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  1. Identify trouble areas/trouble categories

You probably have at least 2 areas in your home where paper just seems to pile up. You get home, toss the mail on the table, put your keys down, and unwind from a long day at work.

Ask yourself these questions:

Where does paper seem to pile up the most?

Where does it always end up?

Where do you want to keep paper from piling up?

  1. Be vigilant of how paper gets in your house

In order to combat paper pile up, you must keep your shredder and recycle bin in sight- invest in a good paper shredder that can handle up to 5 sheets at a time at minimum.

The best way to prevent the accumulation of paper is to stop it dead in its tracks and sort through it right away. Although that may not always be practical, so on to the next step…..

  1. Have designated areas for paper to make its way over

If you have a bin for paper and mail to process, that is ideal, but don’t forget about your paper bin, otherwise you will end up with an unexpected surprise pile of paper, neatly organized all in one place. Designate a spot, and make sure you get to it on a regular basis.

  1. Keep paper out of sight, but readily available to track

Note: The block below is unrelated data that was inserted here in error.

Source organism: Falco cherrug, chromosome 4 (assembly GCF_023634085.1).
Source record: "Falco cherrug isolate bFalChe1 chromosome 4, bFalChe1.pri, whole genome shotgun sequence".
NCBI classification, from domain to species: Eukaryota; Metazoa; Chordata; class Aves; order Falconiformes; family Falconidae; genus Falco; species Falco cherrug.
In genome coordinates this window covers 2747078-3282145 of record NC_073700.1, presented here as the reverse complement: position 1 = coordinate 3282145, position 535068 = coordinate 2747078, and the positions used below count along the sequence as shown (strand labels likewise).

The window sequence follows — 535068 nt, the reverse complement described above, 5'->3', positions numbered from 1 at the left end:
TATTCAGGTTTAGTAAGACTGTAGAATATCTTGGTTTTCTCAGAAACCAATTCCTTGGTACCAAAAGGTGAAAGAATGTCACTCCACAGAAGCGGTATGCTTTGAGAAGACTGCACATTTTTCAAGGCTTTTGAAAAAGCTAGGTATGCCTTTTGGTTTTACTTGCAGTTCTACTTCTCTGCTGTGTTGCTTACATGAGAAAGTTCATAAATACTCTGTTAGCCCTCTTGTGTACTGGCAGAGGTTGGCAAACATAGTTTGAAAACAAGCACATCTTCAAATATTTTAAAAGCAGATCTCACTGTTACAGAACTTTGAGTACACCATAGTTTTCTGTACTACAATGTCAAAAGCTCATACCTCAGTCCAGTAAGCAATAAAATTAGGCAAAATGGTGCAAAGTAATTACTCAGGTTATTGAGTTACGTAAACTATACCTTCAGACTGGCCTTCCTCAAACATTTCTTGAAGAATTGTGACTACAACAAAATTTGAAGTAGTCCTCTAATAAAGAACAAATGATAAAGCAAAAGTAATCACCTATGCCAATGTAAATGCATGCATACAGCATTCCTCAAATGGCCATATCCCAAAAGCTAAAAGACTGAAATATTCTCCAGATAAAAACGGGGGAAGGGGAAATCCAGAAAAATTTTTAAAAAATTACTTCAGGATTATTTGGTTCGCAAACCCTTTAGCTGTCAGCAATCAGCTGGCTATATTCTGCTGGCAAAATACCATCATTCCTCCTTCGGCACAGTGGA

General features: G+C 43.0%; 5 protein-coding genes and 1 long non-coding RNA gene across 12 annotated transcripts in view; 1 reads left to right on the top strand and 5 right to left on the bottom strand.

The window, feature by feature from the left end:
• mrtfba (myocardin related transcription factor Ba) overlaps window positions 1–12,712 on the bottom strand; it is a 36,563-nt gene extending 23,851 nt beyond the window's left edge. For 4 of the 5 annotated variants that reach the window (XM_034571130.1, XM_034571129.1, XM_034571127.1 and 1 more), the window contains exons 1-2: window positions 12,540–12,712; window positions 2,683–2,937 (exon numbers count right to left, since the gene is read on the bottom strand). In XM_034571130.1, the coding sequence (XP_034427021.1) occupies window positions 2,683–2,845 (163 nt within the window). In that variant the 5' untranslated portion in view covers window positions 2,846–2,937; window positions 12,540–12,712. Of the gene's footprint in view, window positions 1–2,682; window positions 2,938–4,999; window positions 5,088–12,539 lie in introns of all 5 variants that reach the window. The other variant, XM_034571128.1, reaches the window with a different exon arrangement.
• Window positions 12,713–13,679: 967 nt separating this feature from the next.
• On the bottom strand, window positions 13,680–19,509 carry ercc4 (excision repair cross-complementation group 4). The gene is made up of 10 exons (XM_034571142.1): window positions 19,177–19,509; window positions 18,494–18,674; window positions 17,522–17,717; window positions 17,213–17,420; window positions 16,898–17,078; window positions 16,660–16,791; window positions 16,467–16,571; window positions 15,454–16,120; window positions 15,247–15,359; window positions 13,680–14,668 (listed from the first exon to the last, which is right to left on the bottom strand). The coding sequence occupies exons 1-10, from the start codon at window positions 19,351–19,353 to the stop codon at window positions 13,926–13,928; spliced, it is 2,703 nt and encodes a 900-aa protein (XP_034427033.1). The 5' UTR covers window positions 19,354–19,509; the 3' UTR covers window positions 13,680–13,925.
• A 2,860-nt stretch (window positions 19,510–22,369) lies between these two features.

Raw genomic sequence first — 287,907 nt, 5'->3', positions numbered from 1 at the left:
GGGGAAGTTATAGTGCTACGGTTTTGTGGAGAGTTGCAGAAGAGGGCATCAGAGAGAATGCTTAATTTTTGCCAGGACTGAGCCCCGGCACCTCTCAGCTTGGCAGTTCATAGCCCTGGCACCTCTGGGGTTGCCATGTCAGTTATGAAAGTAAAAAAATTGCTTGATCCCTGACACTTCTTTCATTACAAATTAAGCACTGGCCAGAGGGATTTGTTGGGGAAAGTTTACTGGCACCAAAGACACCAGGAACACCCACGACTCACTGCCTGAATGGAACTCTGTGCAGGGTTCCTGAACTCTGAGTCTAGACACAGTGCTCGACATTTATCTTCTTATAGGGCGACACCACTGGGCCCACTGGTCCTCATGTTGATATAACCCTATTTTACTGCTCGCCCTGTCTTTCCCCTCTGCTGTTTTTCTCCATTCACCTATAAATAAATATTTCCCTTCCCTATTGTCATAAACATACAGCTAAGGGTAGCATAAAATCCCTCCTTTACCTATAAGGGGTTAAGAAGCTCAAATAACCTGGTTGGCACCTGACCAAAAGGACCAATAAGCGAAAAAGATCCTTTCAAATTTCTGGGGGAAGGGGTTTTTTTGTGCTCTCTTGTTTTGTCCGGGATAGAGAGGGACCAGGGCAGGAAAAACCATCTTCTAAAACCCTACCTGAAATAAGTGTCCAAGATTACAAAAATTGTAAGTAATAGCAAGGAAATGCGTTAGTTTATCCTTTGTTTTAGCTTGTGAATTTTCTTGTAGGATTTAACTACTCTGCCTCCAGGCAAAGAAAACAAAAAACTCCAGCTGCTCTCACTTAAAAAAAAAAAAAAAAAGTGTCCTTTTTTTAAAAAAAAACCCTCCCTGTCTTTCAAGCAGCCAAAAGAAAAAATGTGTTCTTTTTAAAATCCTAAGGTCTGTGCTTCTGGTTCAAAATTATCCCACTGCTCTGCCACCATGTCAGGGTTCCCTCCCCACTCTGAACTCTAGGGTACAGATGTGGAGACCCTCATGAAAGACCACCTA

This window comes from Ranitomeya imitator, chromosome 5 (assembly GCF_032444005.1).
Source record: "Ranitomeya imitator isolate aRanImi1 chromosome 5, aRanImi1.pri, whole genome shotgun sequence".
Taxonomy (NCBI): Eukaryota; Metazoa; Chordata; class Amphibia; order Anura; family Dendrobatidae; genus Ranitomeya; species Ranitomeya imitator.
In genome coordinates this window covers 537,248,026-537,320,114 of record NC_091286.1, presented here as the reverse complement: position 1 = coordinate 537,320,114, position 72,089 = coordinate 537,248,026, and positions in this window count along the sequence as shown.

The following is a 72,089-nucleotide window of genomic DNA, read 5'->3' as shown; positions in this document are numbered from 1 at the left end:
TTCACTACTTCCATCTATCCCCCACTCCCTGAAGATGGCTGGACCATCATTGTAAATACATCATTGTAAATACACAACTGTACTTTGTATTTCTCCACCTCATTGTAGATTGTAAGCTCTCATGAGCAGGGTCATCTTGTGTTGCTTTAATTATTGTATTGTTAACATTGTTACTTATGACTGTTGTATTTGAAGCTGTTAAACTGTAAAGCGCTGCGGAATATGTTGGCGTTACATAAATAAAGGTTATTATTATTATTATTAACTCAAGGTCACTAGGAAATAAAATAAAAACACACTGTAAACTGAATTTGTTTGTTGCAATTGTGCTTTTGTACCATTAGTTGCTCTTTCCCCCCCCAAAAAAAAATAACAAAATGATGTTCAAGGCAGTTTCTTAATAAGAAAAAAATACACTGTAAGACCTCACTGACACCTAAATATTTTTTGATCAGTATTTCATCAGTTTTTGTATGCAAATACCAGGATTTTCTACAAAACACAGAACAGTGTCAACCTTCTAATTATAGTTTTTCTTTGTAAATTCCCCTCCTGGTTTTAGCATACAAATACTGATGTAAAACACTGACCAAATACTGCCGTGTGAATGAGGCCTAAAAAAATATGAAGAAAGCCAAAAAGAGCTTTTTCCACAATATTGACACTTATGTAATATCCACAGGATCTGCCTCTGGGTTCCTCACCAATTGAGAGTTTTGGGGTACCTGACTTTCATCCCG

Seeing paper around everywhere is very distressing to some and can create unnecessary stress (reminding you of things you need to do later, and preventing you from living in the moment) and make your place look more cluttered than it really is.

  1. Create a roadmap for your paper documents

When you put papers away, a common fear is that you may not be able to find it again. Create a filing system that works for you- categories, alphabetized, whatever. Invest in a file cabinet or a small box that you can store in your closet.

  1. Create a processing system

Papers to file, papers to toss, papers to follow up on (bill payments), papers to scan and store, etc.

  1. Create a filing system

Where will you keep your papers? Is that just for you, or the whole family? Will all family members have a space for their paper? Will you all promise not to mess with each other’s spaces? Where will you keep important documents? Decide ahead of time and then evaluate your system a few weeks later to see if its working for you.

  1. Back up your paper documents

The expression goes, if you don’t have it saved in 3 places, you don’t actually have the document (although that statement in and of itself doesn’t make much sense to me, my IT guy told me that, so I’ll go with it). Either way, it is more comforting to use a scanning and storage system, in addition to hard copies. If you use Google Drive email, or Dropbox, you can organize your documents so that you can refer to them later as well.

  1. Have an annual or semi- annual maintenance system for your paper documents

Toss out old bills and documents, or store them in your archives. Wondering how long to keep your documents? Be sure to read more about that here.

  1. Opt in for digital credit card and bank notices (BUT be sure you download a copy and save it in 3 different places- invest in a good hard drive and back up, as you should anyway)

Go paperless, but be sure to monitor, store and organize your payments so that you can track them.


What are some of your tips for keeping paper at bay? Or more importantly, where do you seem to have the most paper piling up?


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